The British Government's adviser on drugs, Professor Sir Michael Rawlins, has proposed that cocaine addicts in the country be prescribed the drug by chemists and nurses to help them overcome the habit.
The Telegraph, quoted Rawlins, who is also the Chairman of the Advisory Council on the Misuse of Drugs (ACMD), as saying that he has proposed a change in the law to allow cocaine to be administered under licence from the Home Office.
The suggestion was condemned by the Conservatives who said the Government risked raising the "white flag" to drug addiction if it adopted the policy.
The ACMD was asked to consider a list of 26 steroids and other substances that are currently not banned in the UK. The list, drawn up by the World Anti-Doping Agency, included the substances Gestrinone and Danazol.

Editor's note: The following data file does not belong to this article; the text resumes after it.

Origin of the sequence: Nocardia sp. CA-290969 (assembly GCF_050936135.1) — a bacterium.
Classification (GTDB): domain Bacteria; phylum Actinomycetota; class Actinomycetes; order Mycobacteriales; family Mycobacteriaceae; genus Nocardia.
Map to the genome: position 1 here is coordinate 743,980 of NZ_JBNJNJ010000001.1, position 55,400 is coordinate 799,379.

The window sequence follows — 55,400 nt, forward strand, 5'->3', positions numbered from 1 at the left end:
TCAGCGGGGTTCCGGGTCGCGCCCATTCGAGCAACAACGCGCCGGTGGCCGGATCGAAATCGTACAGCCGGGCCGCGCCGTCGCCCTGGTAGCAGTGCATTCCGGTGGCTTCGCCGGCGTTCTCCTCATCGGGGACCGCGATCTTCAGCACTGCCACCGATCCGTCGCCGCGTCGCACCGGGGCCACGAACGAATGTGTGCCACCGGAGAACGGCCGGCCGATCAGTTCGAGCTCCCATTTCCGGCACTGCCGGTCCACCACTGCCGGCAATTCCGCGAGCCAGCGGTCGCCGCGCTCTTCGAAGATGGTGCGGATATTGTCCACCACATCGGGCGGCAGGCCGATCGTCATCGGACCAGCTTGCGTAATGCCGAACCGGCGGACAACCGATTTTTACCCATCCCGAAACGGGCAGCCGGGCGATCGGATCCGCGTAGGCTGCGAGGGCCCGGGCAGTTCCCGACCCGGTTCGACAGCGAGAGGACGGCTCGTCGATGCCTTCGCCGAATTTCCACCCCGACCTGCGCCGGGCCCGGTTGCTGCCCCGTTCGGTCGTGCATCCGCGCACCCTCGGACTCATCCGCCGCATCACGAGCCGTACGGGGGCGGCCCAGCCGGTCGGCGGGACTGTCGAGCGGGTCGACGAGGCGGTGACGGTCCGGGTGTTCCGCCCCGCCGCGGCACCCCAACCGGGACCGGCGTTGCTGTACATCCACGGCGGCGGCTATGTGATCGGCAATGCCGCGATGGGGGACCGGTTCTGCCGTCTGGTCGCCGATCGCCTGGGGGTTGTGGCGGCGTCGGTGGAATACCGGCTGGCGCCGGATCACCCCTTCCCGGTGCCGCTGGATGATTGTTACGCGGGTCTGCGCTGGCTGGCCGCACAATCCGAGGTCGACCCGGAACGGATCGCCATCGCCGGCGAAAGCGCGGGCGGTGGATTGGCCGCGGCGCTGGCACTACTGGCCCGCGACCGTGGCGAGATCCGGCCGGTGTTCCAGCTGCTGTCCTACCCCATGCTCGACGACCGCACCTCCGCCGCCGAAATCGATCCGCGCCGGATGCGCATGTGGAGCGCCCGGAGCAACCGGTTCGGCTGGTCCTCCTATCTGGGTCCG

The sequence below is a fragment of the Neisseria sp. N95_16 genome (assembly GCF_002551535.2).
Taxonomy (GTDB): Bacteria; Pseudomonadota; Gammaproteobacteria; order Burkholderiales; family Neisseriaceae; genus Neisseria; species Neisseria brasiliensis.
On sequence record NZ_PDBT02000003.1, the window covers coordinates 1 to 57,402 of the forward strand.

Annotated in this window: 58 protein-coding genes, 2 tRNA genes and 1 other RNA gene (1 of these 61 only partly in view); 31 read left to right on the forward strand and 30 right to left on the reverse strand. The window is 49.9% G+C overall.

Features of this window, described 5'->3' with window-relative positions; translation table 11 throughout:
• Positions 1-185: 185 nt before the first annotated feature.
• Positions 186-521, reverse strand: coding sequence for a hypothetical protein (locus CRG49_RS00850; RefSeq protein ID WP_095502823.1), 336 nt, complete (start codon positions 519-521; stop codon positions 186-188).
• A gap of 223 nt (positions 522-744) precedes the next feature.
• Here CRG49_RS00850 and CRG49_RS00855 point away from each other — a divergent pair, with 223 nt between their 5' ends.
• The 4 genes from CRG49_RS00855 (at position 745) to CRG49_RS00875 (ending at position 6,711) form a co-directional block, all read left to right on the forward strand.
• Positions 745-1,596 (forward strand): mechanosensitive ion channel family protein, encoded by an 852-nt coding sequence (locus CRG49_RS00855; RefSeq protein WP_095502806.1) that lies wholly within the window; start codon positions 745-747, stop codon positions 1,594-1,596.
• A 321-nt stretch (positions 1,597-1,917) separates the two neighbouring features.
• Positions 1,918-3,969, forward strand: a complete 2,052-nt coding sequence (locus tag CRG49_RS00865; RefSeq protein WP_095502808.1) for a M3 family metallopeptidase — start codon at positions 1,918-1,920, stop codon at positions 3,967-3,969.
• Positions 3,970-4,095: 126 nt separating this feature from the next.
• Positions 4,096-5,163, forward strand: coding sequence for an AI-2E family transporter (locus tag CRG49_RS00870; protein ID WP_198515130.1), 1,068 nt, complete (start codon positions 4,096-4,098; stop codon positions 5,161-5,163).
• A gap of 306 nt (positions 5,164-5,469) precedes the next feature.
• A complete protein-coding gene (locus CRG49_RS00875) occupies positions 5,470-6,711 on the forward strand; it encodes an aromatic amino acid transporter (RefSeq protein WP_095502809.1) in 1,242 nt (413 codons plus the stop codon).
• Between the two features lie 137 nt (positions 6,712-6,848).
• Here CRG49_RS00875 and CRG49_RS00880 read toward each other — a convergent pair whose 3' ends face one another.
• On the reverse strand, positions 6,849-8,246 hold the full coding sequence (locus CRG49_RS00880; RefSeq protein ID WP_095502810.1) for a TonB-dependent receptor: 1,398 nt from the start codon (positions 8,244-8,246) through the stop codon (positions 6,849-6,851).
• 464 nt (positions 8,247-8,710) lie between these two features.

Sir Michael told committee members he wrote to Vernon Coaker, the Home Office minister, earlier this month to propose a change in the law to allow nurses and pharmacists to prescribe controlled drugs including diamorphine. He believes It could make it easier for patients who need urgent pain control to access the drugs they need, he said, providing there were "robust" arrangements to ensure the substances were managed properly.
The ACMD also backed a change allowing nurses and chemists to prescribe diamorphine, cocaine or dipipanone to addicts under licence from the Home Office, in a bid to manage their problem.
Ministers will now consider the proposal.